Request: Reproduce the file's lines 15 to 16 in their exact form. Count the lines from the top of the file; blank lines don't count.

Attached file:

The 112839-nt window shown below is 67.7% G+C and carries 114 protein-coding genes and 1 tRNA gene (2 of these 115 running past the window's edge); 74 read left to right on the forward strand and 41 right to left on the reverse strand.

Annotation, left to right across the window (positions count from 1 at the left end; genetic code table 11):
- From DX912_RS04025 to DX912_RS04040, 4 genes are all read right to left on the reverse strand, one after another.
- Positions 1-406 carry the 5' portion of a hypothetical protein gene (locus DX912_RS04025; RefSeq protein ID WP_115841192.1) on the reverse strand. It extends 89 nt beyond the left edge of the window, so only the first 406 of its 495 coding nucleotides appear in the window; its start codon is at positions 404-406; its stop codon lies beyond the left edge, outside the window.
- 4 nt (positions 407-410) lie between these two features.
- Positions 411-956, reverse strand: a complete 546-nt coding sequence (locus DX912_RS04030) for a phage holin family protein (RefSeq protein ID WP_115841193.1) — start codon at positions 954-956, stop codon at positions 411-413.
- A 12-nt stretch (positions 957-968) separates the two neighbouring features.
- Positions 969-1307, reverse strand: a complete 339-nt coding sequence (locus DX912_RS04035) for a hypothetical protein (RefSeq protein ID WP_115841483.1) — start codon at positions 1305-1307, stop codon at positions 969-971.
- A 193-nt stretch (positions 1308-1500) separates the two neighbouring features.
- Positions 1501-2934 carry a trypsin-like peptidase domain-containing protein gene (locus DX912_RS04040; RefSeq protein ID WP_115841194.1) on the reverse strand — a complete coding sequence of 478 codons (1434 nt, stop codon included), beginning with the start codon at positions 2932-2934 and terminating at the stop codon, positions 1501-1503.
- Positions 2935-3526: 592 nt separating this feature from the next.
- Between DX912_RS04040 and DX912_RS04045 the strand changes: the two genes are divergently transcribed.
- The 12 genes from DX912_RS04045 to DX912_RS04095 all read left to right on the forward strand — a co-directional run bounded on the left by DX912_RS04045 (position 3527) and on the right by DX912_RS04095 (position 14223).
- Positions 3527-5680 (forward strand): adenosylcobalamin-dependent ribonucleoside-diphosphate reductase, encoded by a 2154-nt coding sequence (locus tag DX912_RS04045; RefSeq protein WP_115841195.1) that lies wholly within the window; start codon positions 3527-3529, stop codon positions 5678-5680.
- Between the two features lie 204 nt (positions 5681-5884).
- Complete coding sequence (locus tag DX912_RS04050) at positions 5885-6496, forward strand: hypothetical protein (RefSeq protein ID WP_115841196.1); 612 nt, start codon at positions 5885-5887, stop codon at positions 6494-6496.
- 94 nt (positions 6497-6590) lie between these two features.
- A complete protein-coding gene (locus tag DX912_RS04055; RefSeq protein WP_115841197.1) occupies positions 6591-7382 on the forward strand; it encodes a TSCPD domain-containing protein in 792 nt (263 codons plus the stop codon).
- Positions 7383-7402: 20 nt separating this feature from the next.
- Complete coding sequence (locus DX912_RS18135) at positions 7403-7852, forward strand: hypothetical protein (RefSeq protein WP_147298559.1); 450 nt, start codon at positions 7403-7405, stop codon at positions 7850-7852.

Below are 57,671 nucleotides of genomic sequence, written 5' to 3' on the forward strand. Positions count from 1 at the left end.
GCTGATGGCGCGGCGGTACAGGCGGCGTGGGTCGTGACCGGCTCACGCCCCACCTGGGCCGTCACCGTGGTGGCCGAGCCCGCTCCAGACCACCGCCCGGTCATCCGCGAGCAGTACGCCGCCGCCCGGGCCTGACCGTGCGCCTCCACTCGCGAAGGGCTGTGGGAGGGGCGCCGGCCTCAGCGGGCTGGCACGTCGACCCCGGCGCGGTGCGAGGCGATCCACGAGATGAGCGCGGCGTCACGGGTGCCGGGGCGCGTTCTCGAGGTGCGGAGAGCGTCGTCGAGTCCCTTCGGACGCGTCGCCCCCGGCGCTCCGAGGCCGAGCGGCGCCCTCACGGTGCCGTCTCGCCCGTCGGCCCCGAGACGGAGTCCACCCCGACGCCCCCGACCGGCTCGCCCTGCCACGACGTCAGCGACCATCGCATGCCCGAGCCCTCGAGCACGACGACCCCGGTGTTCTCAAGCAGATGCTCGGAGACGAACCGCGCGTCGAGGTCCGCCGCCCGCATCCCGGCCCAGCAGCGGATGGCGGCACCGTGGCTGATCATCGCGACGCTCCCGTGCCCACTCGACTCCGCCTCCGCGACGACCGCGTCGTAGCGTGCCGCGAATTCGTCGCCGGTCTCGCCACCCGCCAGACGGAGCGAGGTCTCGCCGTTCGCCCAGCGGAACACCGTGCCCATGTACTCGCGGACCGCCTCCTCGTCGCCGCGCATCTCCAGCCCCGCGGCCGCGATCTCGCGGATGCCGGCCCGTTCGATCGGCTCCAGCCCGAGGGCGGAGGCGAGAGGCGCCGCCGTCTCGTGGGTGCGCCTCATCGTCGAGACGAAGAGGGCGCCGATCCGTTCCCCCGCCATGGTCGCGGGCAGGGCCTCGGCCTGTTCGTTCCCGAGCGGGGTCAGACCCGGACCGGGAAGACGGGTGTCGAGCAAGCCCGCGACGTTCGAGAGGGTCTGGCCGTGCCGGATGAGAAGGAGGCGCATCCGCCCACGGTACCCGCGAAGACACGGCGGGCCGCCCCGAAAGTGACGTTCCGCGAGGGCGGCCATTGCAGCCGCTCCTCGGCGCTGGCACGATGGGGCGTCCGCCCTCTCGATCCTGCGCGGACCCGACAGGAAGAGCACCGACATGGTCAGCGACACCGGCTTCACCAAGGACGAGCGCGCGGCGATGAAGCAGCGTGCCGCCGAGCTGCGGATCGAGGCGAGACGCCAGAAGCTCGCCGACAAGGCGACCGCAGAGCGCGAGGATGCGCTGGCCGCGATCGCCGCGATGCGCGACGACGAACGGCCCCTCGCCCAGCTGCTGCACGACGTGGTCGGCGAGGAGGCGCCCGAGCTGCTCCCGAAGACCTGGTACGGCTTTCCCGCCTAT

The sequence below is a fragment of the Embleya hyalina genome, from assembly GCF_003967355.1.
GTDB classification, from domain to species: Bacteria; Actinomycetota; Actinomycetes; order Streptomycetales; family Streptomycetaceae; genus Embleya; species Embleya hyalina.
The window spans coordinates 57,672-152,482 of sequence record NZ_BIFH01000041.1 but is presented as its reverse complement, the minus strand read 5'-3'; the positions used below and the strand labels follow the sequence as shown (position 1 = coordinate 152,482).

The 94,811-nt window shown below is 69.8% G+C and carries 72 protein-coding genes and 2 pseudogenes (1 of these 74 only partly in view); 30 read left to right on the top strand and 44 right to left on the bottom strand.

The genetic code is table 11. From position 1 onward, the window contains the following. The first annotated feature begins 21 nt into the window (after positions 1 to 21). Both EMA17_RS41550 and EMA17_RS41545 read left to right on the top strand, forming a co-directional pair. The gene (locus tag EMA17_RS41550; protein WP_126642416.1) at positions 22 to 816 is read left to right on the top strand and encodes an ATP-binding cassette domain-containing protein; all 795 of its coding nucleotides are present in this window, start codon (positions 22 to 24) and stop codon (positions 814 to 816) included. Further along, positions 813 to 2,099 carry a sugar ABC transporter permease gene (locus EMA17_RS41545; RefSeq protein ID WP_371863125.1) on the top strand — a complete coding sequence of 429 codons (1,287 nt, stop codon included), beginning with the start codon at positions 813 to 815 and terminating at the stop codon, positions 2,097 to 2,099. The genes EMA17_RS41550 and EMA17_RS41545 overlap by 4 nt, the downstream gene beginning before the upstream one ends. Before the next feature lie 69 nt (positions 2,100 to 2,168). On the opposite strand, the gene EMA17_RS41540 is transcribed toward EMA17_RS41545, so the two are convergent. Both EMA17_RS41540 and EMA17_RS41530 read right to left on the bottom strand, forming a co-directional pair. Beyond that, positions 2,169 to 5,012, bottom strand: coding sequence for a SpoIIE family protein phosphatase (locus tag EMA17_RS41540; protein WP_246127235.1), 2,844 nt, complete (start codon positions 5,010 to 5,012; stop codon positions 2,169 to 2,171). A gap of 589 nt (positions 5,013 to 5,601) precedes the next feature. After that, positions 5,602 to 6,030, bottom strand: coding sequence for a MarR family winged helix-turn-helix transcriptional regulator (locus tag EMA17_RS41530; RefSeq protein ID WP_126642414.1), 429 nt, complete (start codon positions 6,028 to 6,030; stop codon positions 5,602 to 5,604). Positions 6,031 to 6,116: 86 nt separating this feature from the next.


- Between the two features lie 204 nt (positions 5681-5884).
- Complete coding sequence (locus tag DX912_RS04050) at positions 5885-6496, forward strand: hypothetical protein (RefSeq protein ID WP_115841196.1); 612 nt, start codon at positions 5885-5887, stop codon at positions 6494-6496.